Yes, it’s a bit of slacktivism, but my concern about Net Neutrality is real enough. The Electronic Frontier Foundation has made sending a comment to the Federal Communication Commission as easy as possible.
Librarians should pay attention to this issue (and they are). We rely more than ever on internet resources for our livelihoods. As it is, we have regular down times and slow-downs of connection times on our public PCs. Being told to pay more for that level of intermittent service is just obnoxious.
But don’t listen to me. Lynne Bradley of the ALA says it better than I can:
Net neutrality is really important for libraries because we are, first of all, in the information business. Our business now is not just increasingly, but dramatically, online, using digital information and providing services in this digital environment. That means that we need to have solid and ubiquitous Internet services.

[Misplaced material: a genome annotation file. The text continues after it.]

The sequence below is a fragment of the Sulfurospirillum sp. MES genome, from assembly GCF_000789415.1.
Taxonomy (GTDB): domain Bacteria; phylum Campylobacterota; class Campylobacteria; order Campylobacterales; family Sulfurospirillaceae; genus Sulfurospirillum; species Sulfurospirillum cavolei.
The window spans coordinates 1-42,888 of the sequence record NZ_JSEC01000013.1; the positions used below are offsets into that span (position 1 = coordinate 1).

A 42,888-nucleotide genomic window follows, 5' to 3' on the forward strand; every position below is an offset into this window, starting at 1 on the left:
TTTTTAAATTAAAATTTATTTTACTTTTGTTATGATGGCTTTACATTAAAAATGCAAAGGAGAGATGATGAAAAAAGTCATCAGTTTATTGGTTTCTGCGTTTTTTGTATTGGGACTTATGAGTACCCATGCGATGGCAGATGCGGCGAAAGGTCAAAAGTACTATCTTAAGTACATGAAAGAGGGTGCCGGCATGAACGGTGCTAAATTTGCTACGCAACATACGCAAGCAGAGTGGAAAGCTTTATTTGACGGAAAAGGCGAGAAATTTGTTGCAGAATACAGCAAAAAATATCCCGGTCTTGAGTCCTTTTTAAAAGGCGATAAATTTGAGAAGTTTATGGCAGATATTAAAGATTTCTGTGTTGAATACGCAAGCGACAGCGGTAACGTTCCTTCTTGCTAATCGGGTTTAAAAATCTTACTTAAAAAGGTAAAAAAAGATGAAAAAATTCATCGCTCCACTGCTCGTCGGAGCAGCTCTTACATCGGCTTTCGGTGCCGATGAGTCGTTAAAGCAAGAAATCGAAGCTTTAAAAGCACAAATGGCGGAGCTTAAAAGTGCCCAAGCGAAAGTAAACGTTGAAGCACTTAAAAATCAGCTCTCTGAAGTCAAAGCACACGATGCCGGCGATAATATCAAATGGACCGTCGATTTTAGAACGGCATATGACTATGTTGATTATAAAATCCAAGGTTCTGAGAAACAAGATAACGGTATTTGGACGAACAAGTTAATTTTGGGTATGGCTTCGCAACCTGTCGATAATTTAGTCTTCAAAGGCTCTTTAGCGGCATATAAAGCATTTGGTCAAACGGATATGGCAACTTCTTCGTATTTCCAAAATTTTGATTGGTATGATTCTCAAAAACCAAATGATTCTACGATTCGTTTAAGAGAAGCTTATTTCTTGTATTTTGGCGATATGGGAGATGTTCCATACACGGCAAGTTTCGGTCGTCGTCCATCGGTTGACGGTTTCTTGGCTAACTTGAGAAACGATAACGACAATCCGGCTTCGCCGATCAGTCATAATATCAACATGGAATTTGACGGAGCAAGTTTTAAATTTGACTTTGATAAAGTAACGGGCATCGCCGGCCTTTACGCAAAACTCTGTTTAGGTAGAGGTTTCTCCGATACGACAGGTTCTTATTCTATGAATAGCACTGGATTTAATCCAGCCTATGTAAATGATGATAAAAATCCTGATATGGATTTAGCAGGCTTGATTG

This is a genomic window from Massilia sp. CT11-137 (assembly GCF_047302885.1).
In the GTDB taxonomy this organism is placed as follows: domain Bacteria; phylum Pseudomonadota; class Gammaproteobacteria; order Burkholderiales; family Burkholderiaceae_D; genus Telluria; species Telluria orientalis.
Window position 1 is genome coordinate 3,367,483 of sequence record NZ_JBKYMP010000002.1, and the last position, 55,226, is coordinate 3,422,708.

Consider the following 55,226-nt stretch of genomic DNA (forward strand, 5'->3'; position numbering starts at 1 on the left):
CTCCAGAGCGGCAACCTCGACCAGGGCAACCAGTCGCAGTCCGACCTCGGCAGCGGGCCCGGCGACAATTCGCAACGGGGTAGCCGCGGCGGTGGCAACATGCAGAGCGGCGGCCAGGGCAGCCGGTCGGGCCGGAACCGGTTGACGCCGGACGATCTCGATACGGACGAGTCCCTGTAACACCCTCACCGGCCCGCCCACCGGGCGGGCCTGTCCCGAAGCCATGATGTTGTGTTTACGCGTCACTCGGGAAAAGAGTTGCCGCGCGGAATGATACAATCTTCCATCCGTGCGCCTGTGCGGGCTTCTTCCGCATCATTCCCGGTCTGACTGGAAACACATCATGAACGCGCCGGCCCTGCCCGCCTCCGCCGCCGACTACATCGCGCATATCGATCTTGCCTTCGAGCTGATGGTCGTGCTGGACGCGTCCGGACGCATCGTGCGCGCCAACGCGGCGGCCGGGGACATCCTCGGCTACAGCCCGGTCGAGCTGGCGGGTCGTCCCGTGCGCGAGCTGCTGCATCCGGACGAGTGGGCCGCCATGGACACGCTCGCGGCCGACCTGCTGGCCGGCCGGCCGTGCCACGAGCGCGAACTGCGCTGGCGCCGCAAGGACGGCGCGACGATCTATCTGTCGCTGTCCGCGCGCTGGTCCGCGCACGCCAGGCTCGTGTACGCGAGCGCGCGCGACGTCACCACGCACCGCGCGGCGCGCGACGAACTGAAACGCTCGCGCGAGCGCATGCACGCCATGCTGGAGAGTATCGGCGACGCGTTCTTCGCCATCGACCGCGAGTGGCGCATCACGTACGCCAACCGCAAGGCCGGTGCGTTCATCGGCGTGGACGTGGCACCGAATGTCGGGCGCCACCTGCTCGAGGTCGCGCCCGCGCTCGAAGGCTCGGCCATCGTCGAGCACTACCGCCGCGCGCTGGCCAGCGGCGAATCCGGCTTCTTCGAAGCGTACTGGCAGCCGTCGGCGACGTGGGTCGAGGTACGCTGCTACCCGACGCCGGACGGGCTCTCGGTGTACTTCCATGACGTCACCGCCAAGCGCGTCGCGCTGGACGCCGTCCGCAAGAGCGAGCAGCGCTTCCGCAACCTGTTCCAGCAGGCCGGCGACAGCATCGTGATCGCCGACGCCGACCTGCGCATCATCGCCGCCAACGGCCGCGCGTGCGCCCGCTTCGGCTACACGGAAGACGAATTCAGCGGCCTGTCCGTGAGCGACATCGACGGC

We’re interested in network neutrality for consumers at the home end, but also because it’s key to serving our public. And that means the public libraries, the academic libraries from two-year community colleges to advanced research institutions, as well as school librarians in the K-12 community.
Network neutrality issues must be resolved, and we hope to preserve as much of an open Internet policy as we possibly can. The public cannot risk losing access to important services provided by our libraries, our schools and other public institutions.
The point is that only by creating a flood of public commentary on this issue will the FCC even notice us. That’s fair and proper, condisering that what we call the Internet as developed with public money for an essentially public use. You don’t have to agree with me (or anyone) but please take five minutes and send the regulators the message that public resources should stay public.
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